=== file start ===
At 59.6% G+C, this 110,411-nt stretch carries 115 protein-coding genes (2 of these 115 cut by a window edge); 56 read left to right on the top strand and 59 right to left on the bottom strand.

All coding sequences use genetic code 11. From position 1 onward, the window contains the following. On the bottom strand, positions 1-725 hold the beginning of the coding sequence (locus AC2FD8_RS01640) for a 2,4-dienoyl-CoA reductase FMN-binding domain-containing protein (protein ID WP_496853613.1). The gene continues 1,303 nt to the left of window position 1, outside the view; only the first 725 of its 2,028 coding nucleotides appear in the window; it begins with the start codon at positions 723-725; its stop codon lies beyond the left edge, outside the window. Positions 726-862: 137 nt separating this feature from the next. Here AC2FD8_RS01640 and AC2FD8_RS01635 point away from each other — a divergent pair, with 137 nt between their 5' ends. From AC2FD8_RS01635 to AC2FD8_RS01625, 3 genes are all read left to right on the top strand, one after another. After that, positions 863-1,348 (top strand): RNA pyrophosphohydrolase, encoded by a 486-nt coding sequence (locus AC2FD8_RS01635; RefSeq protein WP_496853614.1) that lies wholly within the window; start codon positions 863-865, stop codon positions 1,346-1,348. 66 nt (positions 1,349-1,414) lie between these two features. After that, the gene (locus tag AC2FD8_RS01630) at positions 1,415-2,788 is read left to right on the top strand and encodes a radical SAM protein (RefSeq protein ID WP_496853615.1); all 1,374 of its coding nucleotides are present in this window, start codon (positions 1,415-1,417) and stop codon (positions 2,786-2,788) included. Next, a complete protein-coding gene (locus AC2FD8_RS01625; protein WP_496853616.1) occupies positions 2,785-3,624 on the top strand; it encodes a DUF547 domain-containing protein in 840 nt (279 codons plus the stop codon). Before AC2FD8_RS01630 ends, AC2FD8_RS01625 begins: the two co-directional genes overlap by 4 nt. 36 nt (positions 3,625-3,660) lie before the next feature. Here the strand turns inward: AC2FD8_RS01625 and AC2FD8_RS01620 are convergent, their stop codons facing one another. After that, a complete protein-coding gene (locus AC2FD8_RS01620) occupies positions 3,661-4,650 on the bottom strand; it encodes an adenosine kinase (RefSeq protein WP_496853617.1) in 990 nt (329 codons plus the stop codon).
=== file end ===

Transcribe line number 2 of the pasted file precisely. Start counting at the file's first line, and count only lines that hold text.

All coding sequences use genetic code 11. From position 1 onward, the window contains the following. On the bottom strand, positions 1-725 hold the beginning of the coding sequence (locus AC2FD8_RS01640) for a 2,4-dienoyl-CoA reductase FMN-binding domain-containing protein (protein ID WP_496853613.1). The gene continues 1,303 nt to the left of window position 1, outside the view; only the first 725 of its 2,028 coding nucleotides appear in the window; it begins with the start codon at positions 723-725; its stop codon lies beyond the left edge, outside the window. Positions 726-862: 137 nt separating this feature from the next. Here AC2FD8_RS01640 and AC2FD8_RS01635 point away from each other — a divergent pair, with 137 nt between their 5' ends. From AC2FD8_RS01635 to AC2FD8_RS01625, 3 genes are all read left to right on the top strand, one after another. After that, positions 863-1,348 (top strand): RNA pyrophosphohydrolase, encoded by a 486-nt coding sequence (locus AC2FD8_RS01635; RefSeq protein WP_496853614.1) that lies wholly within the window; start codon positions 863-865, stop codon positions 1,346-1,348. 66 nt (positions 1,349-1,414) lie between these two features. After that, the gene (locus tag AC2FD8_RS01630) at positions 1,415-2,788 is read left to right on the top strand and encodes a radical SAM protein (RefSeq protein ID WP_496853615.1); all 1,374 of its coding nucleotides are present in this window, start codon (positions 1,415-1,417) and stop codon (positions 2,786-2,788) included. Next, a complete protein-coding gene (locus AC2FD8_RS01625; protein WP_496853616.1) occupies positions 2,785-3,624 on the top strand; it encodes a DUF547 domain-containing protein in 840 nt (279 codons plus the stop codon). Before AC2FD8_RS01630 ends, AC2FD8_RS01625 begins: the two co-directional genes overlap by 4 nt. 36 nt (positions 3,625-3,660) lie before the next feature. Here the strand turns inward: AC2FD8_RS01625 and AC2FD8_RS01620 are convergent, their stop codons facing one another. After that, a complete protein-coding gene (locus AC2FD8_RS01620) occupies positions 3,661-4,650 on the bottom strand; it encodes an adenosine kinase (RefSeq protein WP_496853617.1) in 990 nt (329 codons plus the stop codon).